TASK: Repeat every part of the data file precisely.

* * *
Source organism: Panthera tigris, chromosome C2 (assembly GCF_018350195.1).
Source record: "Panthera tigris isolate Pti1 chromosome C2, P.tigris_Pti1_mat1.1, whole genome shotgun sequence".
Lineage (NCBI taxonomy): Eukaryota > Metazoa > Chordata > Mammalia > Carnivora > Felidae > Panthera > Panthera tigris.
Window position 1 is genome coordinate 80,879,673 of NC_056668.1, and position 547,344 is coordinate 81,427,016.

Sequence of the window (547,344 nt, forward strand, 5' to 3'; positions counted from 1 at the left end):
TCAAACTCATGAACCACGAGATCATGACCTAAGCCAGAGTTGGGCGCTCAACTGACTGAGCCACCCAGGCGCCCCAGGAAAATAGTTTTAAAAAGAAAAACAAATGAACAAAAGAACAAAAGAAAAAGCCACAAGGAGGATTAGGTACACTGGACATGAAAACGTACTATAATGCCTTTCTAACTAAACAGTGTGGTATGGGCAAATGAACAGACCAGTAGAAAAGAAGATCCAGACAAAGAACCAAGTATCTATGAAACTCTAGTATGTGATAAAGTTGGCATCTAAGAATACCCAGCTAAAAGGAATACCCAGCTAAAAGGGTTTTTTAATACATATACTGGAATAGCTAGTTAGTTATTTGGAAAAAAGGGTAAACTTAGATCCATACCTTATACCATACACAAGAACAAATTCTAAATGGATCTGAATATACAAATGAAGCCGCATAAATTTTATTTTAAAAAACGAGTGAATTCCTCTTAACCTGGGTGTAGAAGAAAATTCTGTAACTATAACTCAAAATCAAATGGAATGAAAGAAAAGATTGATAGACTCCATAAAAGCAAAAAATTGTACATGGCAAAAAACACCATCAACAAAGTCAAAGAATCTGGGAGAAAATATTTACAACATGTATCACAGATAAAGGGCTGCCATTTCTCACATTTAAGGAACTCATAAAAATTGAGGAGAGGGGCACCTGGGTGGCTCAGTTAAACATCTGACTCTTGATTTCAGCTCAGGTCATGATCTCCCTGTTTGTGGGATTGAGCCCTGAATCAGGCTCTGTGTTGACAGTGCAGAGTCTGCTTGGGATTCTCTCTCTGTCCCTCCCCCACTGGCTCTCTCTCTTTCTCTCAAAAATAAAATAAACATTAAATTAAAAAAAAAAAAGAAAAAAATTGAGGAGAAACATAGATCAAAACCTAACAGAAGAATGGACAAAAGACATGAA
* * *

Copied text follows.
Source organism: Panthera tigris, chromosome C2 (assembly GCF_018350195.1).
Source record: "Panthera tigris isolate Pti1 chromosome C2, P.tigris_Pti1_mat1.1, whole genome shotgun sequence".
Lineage (NCBI taxonomy): Eukaryota > Metazoa > Chordata > Mammalia > Carnivora > Felidae > Panthera > Panthera tigris.
Window position 1 is genome coordinate 80,879,673 of NC_056668.1, and position 547,344 is coordinate 81,427,016.

Sequence of the window (547,344 nt, forward strand, 5' to 3'; positions counted from 1 at the left end):
TCAAACTCATGAACCACGAGATCATGACCTAAGCCAGAGTTGGGCGCTCAACTGACTGAGCCACCCAGGCGCCCCAGGAAAATAGTTTTAAAAAGAAAAACAAATGAACAAAAGAACAAAAGAAAAAGCCACAAGGAGGATTAGGTACACTGGACATGAAAACGTACTATAATGCCTTTCTAACTAAACAGTGTGGTATGGGCAAATGAACAGACCAGTAGAAAAGAAGATCCAGACAAAGAACCAAGTATCTATGAAACTCTAGTATGTGATAAAGTTGGCATCTAAGAATACCCAGCTAAAAGGAATACCCAGCTAAAAGGGTTTTTTAATACATATACTGGAATAGCTAGTTAGTTATTTGGAAAAAAGGGTAAACTTAGATCCATACCTTATACCATACACAAGAACAAATTCTAAATGGATCTGAATATACAAATGAAGCCGCATAAATTTTATTTTAAAAAACGAGTGAATTCCTCTTAACCTGGGTGTAGAAGAAAATTCTGTAACTATAACTCAAAATCAAATGGAATGAAAGAAAAGATTGATAGACTCCATAAAAGCAAAAAATTGTACATGGCAAAAAACACCATCAACAAAGTCAAAGAATCTGGGAGAAAATATTTACAACATGTATCACAGATAAAGGGCTGCCATTTCTCACATTTAAGGAACTCATAAAAATTGAGGAGAGGGGCACCTGGGTGGCTCAGTTAAACATCTGACTCTTGATTTCAGCTCAGGTCATGATCTCCCTGTTTGTGGGATTGAGCCCTGAATCAGGCTCTGTGTTGACAGTGCAGAGTCTGCTTGGGATTCTCTCTCTGTCCCTCCCCCACTGGCTCTCTCTCTTTCTCTCAAAAATAAAATAAACATTAAATTAAAAAAAAAAAAGAAAAAAATTGAGGAGAAACATAGATCAAAACCTAACAGAAGAATGGACAAAAGACATGAA